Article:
Missouri: Betty Rae’s Ice Cream
Don’t pass up a chance to stop at Betty Rae’s, the buzzed-about ice cream shop in Kansas City’s Waldo neighborhood that makes all its own flavors in house, using an array of farm-fresh ingredients.
Even though it only opened in 2016, Betty Rae’s quickly became a neighborhood favorite thanks to its fine selection of shakes, sundaes, ice cream sandwiches, malts and even boozy treats. The flavors are constantly changing, but they’re always delicious.
Montana: Big Dipper Ice Cream
Big Dipper in Missoula has attracted plenty of national attention since it opened in 1995, regularly scooping up “Best of” awards and being featured everywhere from Food and Wine to “Good Morning America.”
The shop has every flavor and type of ice cream dessert you could possibly imagine — and some you probably couldn’t, like huckleberry, vanilla Reese’s and bubblegum. The Little Dipper Sundae is a popular choice amongst the kiddos; it comes stacked with hot fudge, peanuts, whipped cream and a cherry.
Nebraska: Ivanna Cone
Located in the heart of Lincoln, the family-owned Ivanna Cone has been around for well over 10 years at this point. It’s impossible not to be charmed by the classic, old-fashioned soda shop feel here. Plus, the ice cream is rich, pure and oh-so-good, thanks to its 14 percent butterfat sweet cream vanilla base.
Most days, there are around 15 flavors available, and they range from old-school faves like mint chip and strawberry to unique offerings like French toast and lemongrass ginger.
Nevada: Sweet Addiction Cookies & Ice Cream
Although Sweet Addiction is located off the famed Las Vegas Strip, it's worth the trek.
Known for its made-to-order ice cream sandwiches, customers start by choosing a cookie — from 15 varieties, including peanut butter, snicker doodle and oatmeal butterscotch. Then, they pick an ice cream flavor to go with it. The result? Yummy, chewy, gooey, insanely good ice cream sandwiches.
New Hampshire: Memories
For a taste of utterly incredible handcrafted ice cream, head to Memories in Kingston, where the relaxed farm setting and 45 original flavors will have you grinning from ear to ear. New ice cream flavors are created daily using seasonal fruits and veggies from the creamery’s gardens and circle of local farmers.
On a summer’s day, there’s nothing quite like sitting on the porch at Memories, watching the 40-year-old batch machines churning away, and indulging in a cone (or two). You’ll definitely make some memories to remember here.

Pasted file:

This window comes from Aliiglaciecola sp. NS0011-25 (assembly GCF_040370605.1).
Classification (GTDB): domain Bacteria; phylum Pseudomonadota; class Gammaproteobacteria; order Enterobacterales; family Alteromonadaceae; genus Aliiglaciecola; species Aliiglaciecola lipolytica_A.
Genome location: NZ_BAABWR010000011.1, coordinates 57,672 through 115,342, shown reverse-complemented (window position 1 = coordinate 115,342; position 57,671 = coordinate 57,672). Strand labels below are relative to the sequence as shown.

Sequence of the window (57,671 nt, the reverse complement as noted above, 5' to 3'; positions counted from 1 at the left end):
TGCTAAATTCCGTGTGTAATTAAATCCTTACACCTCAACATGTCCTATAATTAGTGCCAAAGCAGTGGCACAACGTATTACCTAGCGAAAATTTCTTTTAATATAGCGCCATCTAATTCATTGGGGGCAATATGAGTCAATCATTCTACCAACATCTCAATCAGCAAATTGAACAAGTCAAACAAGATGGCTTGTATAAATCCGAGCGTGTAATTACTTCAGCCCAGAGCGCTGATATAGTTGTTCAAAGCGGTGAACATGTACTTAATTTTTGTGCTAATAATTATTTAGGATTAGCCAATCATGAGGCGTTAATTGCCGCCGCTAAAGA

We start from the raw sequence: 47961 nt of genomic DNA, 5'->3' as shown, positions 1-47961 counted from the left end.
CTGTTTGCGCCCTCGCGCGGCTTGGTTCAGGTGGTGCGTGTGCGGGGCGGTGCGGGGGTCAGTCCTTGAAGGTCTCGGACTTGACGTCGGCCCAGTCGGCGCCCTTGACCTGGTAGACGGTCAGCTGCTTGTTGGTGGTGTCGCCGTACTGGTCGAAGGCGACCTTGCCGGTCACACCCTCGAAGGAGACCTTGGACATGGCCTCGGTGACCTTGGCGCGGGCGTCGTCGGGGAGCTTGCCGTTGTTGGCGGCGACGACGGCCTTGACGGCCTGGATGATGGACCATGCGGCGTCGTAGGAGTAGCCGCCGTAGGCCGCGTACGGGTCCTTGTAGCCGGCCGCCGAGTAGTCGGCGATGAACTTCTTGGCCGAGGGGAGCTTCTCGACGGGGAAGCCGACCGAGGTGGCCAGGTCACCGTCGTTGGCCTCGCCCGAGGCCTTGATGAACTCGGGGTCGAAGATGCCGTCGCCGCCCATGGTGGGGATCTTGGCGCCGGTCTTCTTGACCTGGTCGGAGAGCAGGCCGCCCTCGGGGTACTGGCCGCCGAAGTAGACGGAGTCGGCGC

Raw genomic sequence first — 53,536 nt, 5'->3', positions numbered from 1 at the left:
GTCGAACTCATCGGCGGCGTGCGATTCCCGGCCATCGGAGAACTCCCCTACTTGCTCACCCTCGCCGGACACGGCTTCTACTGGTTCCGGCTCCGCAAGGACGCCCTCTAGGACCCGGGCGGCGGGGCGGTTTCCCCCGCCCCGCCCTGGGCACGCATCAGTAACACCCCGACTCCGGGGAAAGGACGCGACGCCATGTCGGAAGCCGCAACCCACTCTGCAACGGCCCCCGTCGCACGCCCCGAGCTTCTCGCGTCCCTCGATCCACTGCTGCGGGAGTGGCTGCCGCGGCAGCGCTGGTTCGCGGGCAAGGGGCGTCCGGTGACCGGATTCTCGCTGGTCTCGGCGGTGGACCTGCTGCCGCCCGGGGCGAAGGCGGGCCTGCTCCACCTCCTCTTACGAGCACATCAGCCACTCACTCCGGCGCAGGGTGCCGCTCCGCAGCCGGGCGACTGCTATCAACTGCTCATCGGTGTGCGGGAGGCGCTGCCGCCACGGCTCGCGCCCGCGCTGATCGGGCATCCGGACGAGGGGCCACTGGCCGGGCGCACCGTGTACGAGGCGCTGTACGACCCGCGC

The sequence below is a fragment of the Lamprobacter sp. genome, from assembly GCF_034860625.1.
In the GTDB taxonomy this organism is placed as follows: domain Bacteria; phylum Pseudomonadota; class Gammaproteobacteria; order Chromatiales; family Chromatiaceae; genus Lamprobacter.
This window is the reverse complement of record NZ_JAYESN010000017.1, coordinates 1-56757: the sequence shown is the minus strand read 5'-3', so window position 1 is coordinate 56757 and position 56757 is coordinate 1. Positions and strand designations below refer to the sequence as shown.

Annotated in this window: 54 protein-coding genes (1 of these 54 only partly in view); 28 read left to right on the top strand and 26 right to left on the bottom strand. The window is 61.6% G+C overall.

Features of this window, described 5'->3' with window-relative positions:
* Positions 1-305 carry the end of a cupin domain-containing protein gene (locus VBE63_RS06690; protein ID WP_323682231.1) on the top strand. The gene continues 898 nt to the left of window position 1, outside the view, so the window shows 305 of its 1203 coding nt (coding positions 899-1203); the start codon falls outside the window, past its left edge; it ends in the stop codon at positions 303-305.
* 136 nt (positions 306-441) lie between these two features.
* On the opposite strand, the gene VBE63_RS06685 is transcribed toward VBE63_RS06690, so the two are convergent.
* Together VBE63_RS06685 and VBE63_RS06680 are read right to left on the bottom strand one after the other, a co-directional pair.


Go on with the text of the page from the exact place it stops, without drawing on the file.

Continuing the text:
New Jersey: Torico Ice Cream
Head to Torico Ice Cream in Jersey City for some of the finest hand-cranked ice cream around. The original owners, Mr. and Mrs. Berrios, bought the shop in 1968, and they’re still making the same rich, flavorful ice cream they always have, using real fruit and premium ingredients in lieu of powdered mixes.
At Torico, there are more than 65 flavors to choose from, including rum raisin, avocado, pistachio, cheesecake, pumpkin pie and more. Plus, the shop’s homemade ice cream cakes are pure decadence.
New Mexico: Nitro Fog Creamery
Everything at Nitro Fog Creamery is hip, uber local and high-tech. This food outlet at Green Jeans Farmery in Albuquerque uses only the freshest ingredients possible, all packaging is environmentally responsible, and the ice cream is made in small batches, using a blast of liquid nitrogen.
It’s super fun to watch the whole ice cream-making process — the kids will love it! — and the rotating menu of flavors is unique, to say the least. Recent flavors included rum cherry pecan (made with fruit soaked in Broken Trail rum) and java chip (crafted from cold-pressed coffee from Epiphany Espresso).
New York: Ample Hills Creamery
New York isn’t short on awesome ice creameries, but Brooklyn’s Ample Hills Creamery takes the cake (or is it the cone?) Founded in 2011, Ample Hills has grown like wildfire since its inception, opening up several locations in New York and across the country.
Kids and adults alike will enjoy taking one of their ice cream classes: All year long, they offer a variety of seasonal introductory courses dedicated to teaching people the ins-and-outs of making ice cream. (Just keep in mind that slots fill up fast!)
North Carolina: Surfin’ Spoon Frozen Yogurt Bar
Funky, cool and laid-back, the Surfin’ Spoon in Nags Head is more than just frozen yogurt; it’s an experience. Just steps away from the beach, this popular spot boasts a fun, quirky atmosphere and an entire buffet of toppings for your fro-yo, gelato or sorbet.